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Date: Wed, 27 Aug 2014 23:30:26 +0200
From: Jens Gustedt <>
Subject: Re: [PATCH 2/2] avoid taking _c_lock if we know it isn't

Am Mittwoch, den 27.08.2014, 16:07 -0400 schrieb Rich Felker:
> On Wed, Aug 27, 2014 at 11:57:47AM +0200, Jens Gustedt wrote:
> > +		/* Since this leaving waiter might not have held the _c_lock, the following       */
> > +		/* __wake might be issued when the signaler is still inside its CS.               */
> > +		/* But if so, this avoids a __wait of the signaler, which more important.         */
> > +		/* This should not target any spurious wake up in any other thread:               */
> > +		/* ref is on the stack of the signaler, and that signaler is still alive.         */
> >  		if (ref) {
> >  			if (a_fetch_add(ref, -1)==1)
> >  				__wake(ref, 1, 1);
> Can't you avoid that with the design I suggested, having the signaler
> use an extra ref count on itself, which it decrements right before
> waiting?

Probably, but I have not completely thought this through. But if so
this would round up this series nicely with a third patch.

> Aside from that, based on my reading so far, these patches look like
> they should work correctly. But since we both want to get C11 threads
> done,

Exactly, that was my idea, freeze the main ideas in some short patches
and have them in the list archives for future use.

> let's put them aside for now (pending some testing for
> measurable benefits).

> I also have some other potential changes to this
> code based on my latest comments to:
> regarding things they seem to deem as requirements, and which musl
> does not satisfy, that are specified in non-normative text. So there's
> likely to be more cond var work to do before the release still...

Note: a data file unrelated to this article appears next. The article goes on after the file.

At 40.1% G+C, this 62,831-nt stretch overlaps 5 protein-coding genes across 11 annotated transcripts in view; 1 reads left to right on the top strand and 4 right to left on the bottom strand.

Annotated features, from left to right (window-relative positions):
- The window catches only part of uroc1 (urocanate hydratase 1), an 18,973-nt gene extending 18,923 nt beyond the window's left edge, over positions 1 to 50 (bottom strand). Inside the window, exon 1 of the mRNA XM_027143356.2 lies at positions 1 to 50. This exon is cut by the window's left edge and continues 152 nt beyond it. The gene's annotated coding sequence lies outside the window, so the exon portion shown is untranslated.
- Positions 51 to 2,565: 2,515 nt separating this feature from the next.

Ah, the cancelation stuff. As if condition variables wouldn't be
complicated enough already, without cancelation. We already have two
different ordered sequences of events, those on the cv and those on
the mutex. The discussion (and our implementation struggles) already
shows how difficult it is to get these two linear sequences ordered in
a convenient way. If you add a third set of events that are neither
ordered among themselves (cancelation to different threads are
asynchronous) nor with any of the two sequences, the semantics aren't
clear at all. (This is why I think that generally thread cancelation
is not a good idea, and why it is not very widely used. It contributes
for more than 50% to the complexity of the implementation of

But with the current implementation, I would think that it basically
fulfills (or can be easily made to fulfill) the requirement that
cancelation would not be "consuming" a signal when some other thread
is available. We are marking threads as WAITING, LEAVING or SIGNALED
and only for WAITING, a thread can be consired "blocked" on the
cv. The transition between these is atomic, and so once a signaler
marked a thread SIGNALED, it is not blocked and has rightly consumed
the signal.

I didn't check, though, if timedwait returns 0 in that case the final
value is SIGNALED. If not, that would probably be a reasonable way to
go. Something like

if (SIGNALED && "mutex sucessfully acquired") return 0
else return the proper error code as before


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